The bystander effect right in your common kitchen area?
The bystander effect is a well-known phenomenon in social psychology for describing emergency situations where people do not offer, or call for, help when other people are nearby. The most famous example is the tragic murder of Kitty Genovese, in which 38 witnesses supposedly saw or heard the killing but did not call the police. (The details about 38 witnesses turned out to be as much fiction as fact.)
The bystander effect is a serious issue, but could it have lighter corollaries in the workplace? Maybe in the communal refrigerator where food can go left alone for years. How long would you ignore a Strawberries N’ Cream SlimFast shake? Hopefully not more than six years.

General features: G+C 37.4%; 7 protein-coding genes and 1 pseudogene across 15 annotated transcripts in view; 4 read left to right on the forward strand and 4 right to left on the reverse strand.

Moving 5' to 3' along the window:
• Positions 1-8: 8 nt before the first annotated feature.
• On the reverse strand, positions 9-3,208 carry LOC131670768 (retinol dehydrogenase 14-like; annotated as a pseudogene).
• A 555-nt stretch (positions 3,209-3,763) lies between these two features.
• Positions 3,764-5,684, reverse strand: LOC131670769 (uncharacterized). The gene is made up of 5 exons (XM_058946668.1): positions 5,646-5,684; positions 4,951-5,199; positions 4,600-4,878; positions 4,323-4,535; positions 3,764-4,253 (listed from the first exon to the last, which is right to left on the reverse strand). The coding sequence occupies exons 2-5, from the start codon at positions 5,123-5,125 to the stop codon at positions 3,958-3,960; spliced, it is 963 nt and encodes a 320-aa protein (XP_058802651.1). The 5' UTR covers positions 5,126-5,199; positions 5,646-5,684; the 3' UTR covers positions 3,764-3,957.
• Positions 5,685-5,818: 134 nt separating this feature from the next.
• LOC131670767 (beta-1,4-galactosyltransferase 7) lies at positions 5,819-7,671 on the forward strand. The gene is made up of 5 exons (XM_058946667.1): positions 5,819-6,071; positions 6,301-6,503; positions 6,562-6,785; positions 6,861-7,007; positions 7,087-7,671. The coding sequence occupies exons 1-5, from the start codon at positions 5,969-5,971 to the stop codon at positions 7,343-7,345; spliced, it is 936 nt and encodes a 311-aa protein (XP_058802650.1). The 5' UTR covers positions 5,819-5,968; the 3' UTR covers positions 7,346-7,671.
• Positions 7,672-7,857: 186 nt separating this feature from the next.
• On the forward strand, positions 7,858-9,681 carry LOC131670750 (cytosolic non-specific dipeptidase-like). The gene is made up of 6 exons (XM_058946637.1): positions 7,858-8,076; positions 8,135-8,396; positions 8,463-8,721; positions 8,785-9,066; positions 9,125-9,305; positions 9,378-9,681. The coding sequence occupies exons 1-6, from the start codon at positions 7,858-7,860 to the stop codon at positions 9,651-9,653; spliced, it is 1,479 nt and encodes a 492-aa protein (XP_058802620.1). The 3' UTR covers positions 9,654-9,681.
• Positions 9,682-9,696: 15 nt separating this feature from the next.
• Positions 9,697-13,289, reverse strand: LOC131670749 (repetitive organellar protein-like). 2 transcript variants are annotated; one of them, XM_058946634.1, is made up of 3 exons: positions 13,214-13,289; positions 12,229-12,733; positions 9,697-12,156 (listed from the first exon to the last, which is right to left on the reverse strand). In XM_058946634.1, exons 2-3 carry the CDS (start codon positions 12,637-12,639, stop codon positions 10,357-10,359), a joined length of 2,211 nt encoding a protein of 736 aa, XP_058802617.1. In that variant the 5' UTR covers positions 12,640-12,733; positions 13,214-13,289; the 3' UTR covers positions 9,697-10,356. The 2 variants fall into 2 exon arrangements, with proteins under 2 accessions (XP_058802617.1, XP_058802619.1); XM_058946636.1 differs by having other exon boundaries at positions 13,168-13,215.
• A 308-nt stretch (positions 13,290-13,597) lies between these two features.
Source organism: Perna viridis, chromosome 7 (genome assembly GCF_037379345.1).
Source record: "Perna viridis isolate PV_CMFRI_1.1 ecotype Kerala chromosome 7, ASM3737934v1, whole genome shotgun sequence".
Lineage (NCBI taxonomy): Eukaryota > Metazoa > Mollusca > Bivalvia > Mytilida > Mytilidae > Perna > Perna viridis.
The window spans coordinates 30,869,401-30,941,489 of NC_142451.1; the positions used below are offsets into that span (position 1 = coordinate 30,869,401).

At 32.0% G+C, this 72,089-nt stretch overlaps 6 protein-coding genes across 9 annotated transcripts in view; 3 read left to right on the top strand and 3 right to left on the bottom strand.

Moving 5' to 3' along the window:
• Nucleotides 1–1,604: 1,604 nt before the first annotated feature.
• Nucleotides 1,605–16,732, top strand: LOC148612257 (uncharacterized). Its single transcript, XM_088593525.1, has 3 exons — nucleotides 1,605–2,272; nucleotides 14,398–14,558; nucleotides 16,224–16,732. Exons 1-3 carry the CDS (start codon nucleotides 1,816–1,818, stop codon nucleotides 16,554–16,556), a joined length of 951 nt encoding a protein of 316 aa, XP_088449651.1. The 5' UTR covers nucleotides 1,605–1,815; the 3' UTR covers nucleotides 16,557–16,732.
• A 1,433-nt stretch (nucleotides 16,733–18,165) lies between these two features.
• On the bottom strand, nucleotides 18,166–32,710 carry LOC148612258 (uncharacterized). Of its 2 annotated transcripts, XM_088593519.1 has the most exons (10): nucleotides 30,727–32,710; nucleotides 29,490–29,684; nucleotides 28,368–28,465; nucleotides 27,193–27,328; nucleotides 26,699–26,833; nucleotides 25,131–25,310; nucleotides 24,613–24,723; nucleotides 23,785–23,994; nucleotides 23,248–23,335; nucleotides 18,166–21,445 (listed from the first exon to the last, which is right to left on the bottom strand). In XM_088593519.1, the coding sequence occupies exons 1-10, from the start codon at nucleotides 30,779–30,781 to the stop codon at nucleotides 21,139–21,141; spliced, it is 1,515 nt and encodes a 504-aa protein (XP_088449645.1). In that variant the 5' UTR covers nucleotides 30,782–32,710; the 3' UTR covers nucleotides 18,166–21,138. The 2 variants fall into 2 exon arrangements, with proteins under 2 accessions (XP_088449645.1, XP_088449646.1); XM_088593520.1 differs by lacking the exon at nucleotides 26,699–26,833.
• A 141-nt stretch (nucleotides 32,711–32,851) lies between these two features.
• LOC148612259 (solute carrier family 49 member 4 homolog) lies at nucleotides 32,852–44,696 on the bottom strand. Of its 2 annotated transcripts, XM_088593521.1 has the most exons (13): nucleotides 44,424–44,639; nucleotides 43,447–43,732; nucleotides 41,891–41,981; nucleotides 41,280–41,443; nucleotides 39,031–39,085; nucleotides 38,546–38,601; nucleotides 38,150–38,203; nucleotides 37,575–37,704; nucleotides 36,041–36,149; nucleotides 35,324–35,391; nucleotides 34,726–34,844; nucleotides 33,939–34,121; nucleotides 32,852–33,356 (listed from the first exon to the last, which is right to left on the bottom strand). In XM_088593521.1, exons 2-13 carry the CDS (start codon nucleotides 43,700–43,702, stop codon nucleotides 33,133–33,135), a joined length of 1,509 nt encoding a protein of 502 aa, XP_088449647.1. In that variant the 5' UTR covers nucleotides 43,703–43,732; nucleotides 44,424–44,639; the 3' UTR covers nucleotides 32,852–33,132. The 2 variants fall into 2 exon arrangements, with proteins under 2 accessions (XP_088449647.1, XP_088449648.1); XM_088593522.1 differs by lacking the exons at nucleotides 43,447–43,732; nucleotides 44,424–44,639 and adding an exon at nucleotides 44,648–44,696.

No one is saying that your response would have any implication for what you’d do in a real emergency. Just wondering.
Addendum: smörgåsbord posits another everyday exhibition of the bystander effect: A packed train carriage. “A passenger may stand in acres of space whilst the carriage fills up tightly by the doorway but because no-one has yet asked the person in space to move down, neither will they. No-one wants to be the first, no-one wants to be the outspoken one – even when the group would benefit.”
Cass Sunstein is currently the Administrator of the White House Office of Information and Regulatory Affairs and has no affiliation with the Nudge blog.
The Nudge blog is edited by John Balz.
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